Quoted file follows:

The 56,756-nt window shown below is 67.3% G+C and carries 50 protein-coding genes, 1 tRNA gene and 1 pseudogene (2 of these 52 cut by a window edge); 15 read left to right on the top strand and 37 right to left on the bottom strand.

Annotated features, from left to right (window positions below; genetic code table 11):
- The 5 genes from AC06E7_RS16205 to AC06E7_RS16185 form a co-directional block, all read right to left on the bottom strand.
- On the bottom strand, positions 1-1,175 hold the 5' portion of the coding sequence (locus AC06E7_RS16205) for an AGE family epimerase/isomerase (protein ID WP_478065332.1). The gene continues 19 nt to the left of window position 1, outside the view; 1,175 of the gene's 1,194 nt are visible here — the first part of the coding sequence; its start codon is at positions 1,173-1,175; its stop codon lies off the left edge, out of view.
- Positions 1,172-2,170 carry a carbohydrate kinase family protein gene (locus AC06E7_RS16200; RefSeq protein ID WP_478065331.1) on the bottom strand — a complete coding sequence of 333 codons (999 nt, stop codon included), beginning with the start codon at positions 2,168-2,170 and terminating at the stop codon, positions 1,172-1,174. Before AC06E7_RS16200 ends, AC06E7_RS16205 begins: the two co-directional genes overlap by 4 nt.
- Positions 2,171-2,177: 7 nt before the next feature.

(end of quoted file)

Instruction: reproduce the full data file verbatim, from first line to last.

The 56,756-nt window shown below is 67.3% G+C and carries 50 protein-coding genes, 1 tRNA gene and 1 pseudogene (2 of these 52 cut by a window edge); 15 read left to right on the top strand and 37 right to left on the bottom strand.

Annotated features, from left to right (window positions below; genetic code table 11):
- The 5 genes from AC06E7_RS16205 to AC06E7_RS16185 form a co-directional block, all read right to left on the bottom strand.
- On the bottom strand, positions 1-1,175 hold the 5' portion of the coding sequence (locus AC06E7_RS16205) for an AGE family epimerase/isomerase (protein ID WP_478065332.1). The gene continues 19 nt to the left of window position 1, outside the view; 1,175 of the gene's 1,194 nt are visible here — the first part of the coding sequence; its start codon is at positions 1,173-1,175; its stop codon lies off the left edge, out of view.
- Positions 1,172-2,170 carry a carbohydrate kinase family protein gene (locus AC06E7_RS16200; RefSeq protein ID WP_478065331.1) on the bottom strand — a complete coding sequence of 333 codons (999 nt, stop codon included), beginning with the start codon at positions 2,168-2,170 and terminating at the stop codon, positions 1,172-1,174. Before AC06E7_RS16200 ends, AC06E7_RS16205 begins: the two co-directional genes overlap by 4 nt.
- Positions 2,171-2,177: 7 nt before the next feature.